COVID Vaccine Rash

As we continue on through COVID and all its variants, as dermatologists we continue to receive many questions regarding COVID, the vaccine, and related skin conditions or treatments. This article will address these common, but very similar questions:

Does the COVID vaccine cause a rash?

Will I have a skin reaction from the COVID vaccine?

What do I do if I get a rash from the COVID vaccine?

According to Dr. August Natalie, board-certified dermatologist with Forefront Dermatology, “Research through Massachusetts General Hospital* has shown that some individuals develop a red, itchy, swollen, or even painful rash where they received their COVID-19 vaccine shot. Some of these reactions occurred immediately and others were delayed a few days. However, this reaction is rare and occurs only in a small percentage of people. Localized reactions to a vaccine – not just the COVID vaccine – are fairly common and typically not a cause for concern. The irritation or swelling is likely a form of dermal hypersensitivity reaction related to the immune system.”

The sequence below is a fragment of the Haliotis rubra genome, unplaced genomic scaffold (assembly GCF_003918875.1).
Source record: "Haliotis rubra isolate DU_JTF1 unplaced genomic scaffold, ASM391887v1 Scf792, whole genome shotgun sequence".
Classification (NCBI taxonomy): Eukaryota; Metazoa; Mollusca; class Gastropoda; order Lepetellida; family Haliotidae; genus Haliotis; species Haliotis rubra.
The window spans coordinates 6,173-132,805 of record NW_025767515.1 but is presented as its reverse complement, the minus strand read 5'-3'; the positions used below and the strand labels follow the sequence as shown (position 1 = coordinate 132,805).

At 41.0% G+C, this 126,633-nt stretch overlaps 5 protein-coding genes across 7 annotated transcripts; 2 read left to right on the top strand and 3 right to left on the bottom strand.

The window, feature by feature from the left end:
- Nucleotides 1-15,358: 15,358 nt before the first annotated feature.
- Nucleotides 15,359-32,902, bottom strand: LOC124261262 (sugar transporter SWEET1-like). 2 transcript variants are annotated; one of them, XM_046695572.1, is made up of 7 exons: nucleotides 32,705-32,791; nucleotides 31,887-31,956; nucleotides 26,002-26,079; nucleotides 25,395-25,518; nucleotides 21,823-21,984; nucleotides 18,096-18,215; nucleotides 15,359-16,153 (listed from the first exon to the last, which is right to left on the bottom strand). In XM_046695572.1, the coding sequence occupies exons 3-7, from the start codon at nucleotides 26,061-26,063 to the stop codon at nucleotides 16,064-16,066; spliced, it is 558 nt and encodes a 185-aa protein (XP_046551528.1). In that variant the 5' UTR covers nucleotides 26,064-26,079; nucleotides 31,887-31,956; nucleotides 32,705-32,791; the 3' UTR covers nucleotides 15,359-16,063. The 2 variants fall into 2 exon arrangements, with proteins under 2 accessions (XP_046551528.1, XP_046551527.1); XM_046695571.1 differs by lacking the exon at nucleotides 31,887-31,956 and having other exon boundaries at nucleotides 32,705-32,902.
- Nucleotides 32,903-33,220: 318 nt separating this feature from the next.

Other common vaccine-related skin reactions that may occur in a small percentage of people are:

  • Hives – itchy, raised welts on the skin
  • Pruritus – a sensation that makes you want to scratch your skin
  • Morbilliform – a measles-like rash

“To relieve the discomfort for these skin reactions, I recommend using a topical steroid, applying a cool compress or taking an over-the-counter pain reliever,” noted Dr. Natalie. “If the skin reaction continues to worsen or grow in size, please contact your local dermatologist to be evaluated.”

Suffering from hair or skin conditions as a result of COVID or the COVID vaccine?

We recommend that anyone with new or worsening skin, hair or nail conditions seek out help from a board-certified dermatologist to determine the underlying cause and find the best course of treatment to fit your lifestyle. Find a location nearest you to schedule an appointment.

*To learn more about the Massachusetts General Hospital study visit this link.